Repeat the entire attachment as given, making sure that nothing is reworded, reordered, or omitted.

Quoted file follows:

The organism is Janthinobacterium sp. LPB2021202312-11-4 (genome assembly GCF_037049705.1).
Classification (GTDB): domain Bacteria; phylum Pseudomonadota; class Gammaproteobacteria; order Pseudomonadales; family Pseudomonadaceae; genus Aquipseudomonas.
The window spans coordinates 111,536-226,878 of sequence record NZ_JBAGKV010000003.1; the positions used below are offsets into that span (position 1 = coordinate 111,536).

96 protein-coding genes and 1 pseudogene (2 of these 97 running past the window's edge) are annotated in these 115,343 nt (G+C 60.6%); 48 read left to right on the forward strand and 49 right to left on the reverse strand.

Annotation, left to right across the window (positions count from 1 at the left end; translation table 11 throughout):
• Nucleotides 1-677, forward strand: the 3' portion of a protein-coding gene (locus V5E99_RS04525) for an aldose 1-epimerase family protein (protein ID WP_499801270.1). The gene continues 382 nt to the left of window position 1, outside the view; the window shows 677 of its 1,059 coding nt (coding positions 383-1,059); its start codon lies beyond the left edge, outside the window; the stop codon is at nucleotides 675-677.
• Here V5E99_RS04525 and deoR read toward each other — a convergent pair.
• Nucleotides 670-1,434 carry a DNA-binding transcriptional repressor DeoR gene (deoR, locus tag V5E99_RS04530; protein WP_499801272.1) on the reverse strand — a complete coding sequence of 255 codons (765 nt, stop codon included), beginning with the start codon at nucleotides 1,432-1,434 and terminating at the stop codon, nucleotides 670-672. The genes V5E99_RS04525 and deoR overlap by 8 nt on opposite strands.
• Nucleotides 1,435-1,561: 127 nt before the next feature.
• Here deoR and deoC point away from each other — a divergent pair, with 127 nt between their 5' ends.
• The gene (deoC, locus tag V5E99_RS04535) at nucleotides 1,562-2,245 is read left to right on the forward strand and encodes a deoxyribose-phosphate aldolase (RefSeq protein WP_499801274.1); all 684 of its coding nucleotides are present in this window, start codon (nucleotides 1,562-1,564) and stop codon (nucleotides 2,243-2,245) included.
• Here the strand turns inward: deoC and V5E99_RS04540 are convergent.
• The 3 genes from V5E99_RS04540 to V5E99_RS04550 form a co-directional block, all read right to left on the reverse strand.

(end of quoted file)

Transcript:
The organism is Janthinobacterium sp. LPB2021202312-11-4 (genome assembly GCF_037049705.1).
Classification (GTDB): domain Bacteria; phylum Pseudomonadota; class Gammaproteobacteria; order Pseudomonadales; family Pseudomonadaceae; genus Aquipseudomonas.
The window spans coordinates 111,536-226,878 of sequence record NZ_JBAGKV010000003.1; the positions used below are offsets into that span (position 1 = coordinate 111,536).

96 protein-coding genes and 1 pseudogene (2 of these 97 running past the window's edge) are annotated in these 115,343 nt (G+C 60.6%); 48 read left to right on the forward strand and 49 right to left on the reverse strand.

Annotation, left to right across the window (positions count from 1 at the left end; translation table 11 throughout):
• Nucleotides 1-677, forward strand: the 3' portion of a protein-coding gene (locus V5E99_RS04525) for an aldose 1-epimerase family protein (protein ID WP_499801270.1). The gene continues 382 nt to the left of window position 1, outside the view; the window shows 677 of its 1,059 coding nt (coding positions 383-1,059); its start codon lies beyond the left edge, outside the window; the stop codon is at nucleotides 675-677.
• Here V5E99_RS04525 and deoR read toward each other — a convergent pair.
• Nucleotides 670-1,434 carry a DNA-binding transcriptional repressor DeoR gene (deoR, locus tag V5E99_RS04530; protein WP_499801272.1) on the reverse strand — a complete coding sequence of 255 codons (765 nt, stop codon included), beginning with the start codon at nucleotides 1,432-1,434 and terminating at the stop codon, nucleotides 670-672. The genes V5E99_RS04525 and deoR overlap by 8 nt on opposite strands.
• Nucleotides 1,435-1,561: 127 nt before the next feature.
• Here deoR and deoC point away from each other — a divergent pair, with 127 nt between their 5' ends.
• The gene (deoC, locus tag V5E99_RS04535) at nucleotides 1,562-2,245 is read left to right on the forward strand and encodes a deoxyribose-phosphate aldolase (RefSeq protein WP_499801274.1); all 684 of its coding nucleotides are present in this window, start codon (nucleotides 1,562-1,564) and stop codon (nucleotides 2,243-2,245) included.
• Here the strand turns inward: deoC and V5E99_RS04540 are convergent.
• The 3 genes from V5E99_RS04540 to V5E99_RS04550 form a co-directional block, all read right to left on the reverse strand.